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JENS STOLTENBERG

Norway wants explorer Amundsen’s ship back

A hearing on Thursday in Canada could determine the fate of plans to repatriate Norwegian explorer Roald Amundsen's three-mast ship Maud from the Arctic.

Norway wants explorer Amundsen's ship back
Photo: Galleri NOR

A Norwegian group has asked the Canadian Cultural Property Export Review Board to revisit a decision in December denying an export permit for the ship, after residents of Cambridge Bay, Canada opposed losing a treasured artefact that has become a tourist attraction in the far north.

The remains of the ship that once belonged to the Norwegian explorer sit at the bottom of Cambridge Bay in Nunavut, but its hulk is partly visible above the frigid waters that preserved it for decades.

"We understand that the whole hearing will be focused on the importance of Maud to Canada as a historical vessel," A hearing on Thursday in Canada could determine the fate of plans to repatriate Norwegian explorer Roald Amundsen's three-mast ship Maud from the Arctic., manager of the effort to bring the Maud to Norway, told AFP.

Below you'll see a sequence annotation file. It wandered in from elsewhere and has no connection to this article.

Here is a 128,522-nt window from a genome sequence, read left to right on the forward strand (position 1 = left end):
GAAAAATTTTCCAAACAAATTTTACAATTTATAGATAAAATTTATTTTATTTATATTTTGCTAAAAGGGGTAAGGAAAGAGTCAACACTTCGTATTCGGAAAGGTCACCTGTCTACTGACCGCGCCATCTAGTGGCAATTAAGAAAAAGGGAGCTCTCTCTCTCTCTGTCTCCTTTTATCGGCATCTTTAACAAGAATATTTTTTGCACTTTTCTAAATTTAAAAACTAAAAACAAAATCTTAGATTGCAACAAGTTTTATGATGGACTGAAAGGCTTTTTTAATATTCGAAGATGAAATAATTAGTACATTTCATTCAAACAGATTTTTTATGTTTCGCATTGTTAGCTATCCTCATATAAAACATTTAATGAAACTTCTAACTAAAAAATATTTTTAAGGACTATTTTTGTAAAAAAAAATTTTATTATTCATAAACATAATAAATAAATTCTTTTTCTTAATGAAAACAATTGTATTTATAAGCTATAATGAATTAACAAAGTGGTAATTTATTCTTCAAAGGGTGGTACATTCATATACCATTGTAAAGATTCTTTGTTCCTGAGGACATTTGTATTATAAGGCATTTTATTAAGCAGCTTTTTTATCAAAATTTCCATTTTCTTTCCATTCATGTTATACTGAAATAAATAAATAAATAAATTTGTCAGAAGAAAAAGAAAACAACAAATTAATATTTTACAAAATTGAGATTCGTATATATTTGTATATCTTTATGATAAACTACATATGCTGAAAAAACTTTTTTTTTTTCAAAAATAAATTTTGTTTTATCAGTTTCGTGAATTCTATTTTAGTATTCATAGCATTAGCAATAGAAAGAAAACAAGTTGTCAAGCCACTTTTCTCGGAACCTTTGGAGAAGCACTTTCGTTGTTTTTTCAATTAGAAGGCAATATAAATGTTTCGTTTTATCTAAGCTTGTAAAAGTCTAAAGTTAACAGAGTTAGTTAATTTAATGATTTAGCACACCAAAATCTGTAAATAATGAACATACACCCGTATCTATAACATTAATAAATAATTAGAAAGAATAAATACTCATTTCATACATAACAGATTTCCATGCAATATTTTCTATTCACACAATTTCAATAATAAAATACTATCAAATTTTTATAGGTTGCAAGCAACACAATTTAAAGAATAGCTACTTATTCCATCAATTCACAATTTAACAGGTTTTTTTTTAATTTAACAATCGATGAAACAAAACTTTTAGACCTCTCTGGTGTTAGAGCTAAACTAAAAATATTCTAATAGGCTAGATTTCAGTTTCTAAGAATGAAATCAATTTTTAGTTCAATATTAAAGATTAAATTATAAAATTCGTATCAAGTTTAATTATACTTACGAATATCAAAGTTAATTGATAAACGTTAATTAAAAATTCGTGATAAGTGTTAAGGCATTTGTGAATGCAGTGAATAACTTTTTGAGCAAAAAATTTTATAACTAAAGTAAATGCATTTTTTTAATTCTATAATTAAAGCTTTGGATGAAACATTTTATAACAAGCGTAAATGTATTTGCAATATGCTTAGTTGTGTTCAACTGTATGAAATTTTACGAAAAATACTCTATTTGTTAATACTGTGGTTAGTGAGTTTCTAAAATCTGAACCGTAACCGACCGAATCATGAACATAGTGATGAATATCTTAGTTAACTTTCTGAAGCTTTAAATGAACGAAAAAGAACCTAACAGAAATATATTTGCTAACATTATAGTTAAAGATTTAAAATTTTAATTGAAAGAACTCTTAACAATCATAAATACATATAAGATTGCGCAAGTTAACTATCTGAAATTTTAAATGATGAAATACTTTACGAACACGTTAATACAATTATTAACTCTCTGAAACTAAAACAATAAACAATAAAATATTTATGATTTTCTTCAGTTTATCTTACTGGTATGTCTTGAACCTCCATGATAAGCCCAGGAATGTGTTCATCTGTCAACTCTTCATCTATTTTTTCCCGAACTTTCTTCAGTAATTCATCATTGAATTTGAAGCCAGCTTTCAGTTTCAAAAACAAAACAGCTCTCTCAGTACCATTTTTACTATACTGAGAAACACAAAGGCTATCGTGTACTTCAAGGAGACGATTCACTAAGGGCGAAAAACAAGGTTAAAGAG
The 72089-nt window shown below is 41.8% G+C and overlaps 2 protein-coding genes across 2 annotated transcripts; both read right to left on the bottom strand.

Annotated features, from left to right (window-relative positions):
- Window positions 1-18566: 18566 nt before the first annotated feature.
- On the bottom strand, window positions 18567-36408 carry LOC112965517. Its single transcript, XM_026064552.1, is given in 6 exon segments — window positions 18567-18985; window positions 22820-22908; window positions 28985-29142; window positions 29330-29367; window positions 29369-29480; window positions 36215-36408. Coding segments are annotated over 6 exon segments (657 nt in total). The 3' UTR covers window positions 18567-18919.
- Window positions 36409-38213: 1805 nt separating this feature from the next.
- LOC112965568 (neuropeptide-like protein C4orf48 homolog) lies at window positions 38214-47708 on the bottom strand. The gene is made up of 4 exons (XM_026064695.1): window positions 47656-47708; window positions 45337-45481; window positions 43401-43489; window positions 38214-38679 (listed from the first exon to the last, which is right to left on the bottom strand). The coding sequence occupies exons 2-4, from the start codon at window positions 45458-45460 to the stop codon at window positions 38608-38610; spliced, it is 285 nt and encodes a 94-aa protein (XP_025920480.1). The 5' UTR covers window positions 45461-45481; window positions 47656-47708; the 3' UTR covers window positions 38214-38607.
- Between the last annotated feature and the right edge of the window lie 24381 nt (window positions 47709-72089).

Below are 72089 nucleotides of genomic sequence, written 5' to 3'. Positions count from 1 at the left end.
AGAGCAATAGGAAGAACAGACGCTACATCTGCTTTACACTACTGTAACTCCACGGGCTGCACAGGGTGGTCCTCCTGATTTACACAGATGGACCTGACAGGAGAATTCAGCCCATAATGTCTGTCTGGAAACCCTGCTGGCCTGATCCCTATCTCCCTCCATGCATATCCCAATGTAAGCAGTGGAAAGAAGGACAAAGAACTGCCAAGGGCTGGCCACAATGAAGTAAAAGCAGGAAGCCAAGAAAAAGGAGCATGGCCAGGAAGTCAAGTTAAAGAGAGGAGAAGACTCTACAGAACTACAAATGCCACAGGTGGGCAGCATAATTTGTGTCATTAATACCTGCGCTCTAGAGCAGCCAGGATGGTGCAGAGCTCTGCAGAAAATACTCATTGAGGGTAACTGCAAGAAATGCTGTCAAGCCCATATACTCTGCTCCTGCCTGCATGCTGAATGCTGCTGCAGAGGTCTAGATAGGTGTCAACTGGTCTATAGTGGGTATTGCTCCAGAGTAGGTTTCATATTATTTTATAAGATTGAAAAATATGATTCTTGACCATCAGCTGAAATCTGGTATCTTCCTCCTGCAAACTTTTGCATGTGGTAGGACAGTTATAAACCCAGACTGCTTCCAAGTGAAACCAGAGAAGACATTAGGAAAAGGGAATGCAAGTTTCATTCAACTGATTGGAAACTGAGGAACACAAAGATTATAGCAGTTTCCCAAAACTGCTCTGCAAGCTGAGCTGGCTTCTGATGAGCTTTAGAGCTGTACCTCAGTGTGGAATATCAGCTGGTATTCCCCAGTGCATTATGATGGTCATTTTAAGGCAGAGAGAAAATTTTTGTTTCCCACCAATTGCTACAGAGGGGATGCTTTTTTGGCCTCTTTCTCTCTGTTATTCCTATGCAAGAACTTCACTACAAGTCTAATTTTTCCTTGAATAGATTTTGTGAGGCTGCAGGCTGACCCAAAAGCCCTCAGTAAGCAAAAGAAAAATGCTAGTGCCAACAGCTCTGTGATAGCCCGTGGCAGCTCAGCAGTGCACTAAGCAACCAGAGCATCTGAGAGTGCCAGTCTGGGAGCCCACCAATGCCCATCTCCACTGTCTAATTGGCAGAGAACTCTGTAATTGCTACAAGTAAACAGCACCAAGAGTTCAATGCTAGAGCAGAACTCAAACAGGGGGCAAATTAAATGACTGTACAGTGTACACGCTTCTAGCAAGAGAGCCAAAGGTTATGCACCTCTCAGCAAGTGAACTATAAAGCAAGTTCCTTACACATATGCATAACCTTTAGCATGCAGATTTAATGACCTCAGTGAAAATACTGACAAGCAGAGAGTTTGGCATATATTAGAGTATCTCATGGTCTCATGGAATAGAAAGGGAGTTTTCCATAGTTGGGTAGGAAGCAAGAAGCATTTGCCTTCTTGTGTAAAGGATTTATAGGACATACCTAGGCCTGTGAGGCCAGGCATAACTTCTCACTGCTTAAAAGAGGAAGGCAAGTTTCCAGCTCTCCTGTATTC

In 1906 Amundsen became the first European to sail through the Northwest Passage searching for a shorter shipping route from Europe to Asia, something explorers had been trying to find for centuries.

In 1911 he became the first person to reach the South Pole. His attempts to reach the North Pole however failed.

Amundsen again sailed through the Northeast Passage with the Maud — built in Asker, Norway and named after Norway's Queen Maud — in 1918-20, but was unable to get far enough north to launch a North Pole expedition. Amundsen tried, and failed, one more time from the Bering Strait in 1920-21.

The Maud, built in Asker, Norway, was sold to Hudson's Bay Company in 1925 and rechristened the Baymaud. It ended its days as a floating warehouse and the region's first radio station before sinking at its moorings in 1930.

In 1990 Asker Council in Norway bought the wreck for just $1 and obtained an export permit from Canada. The permit however has expired.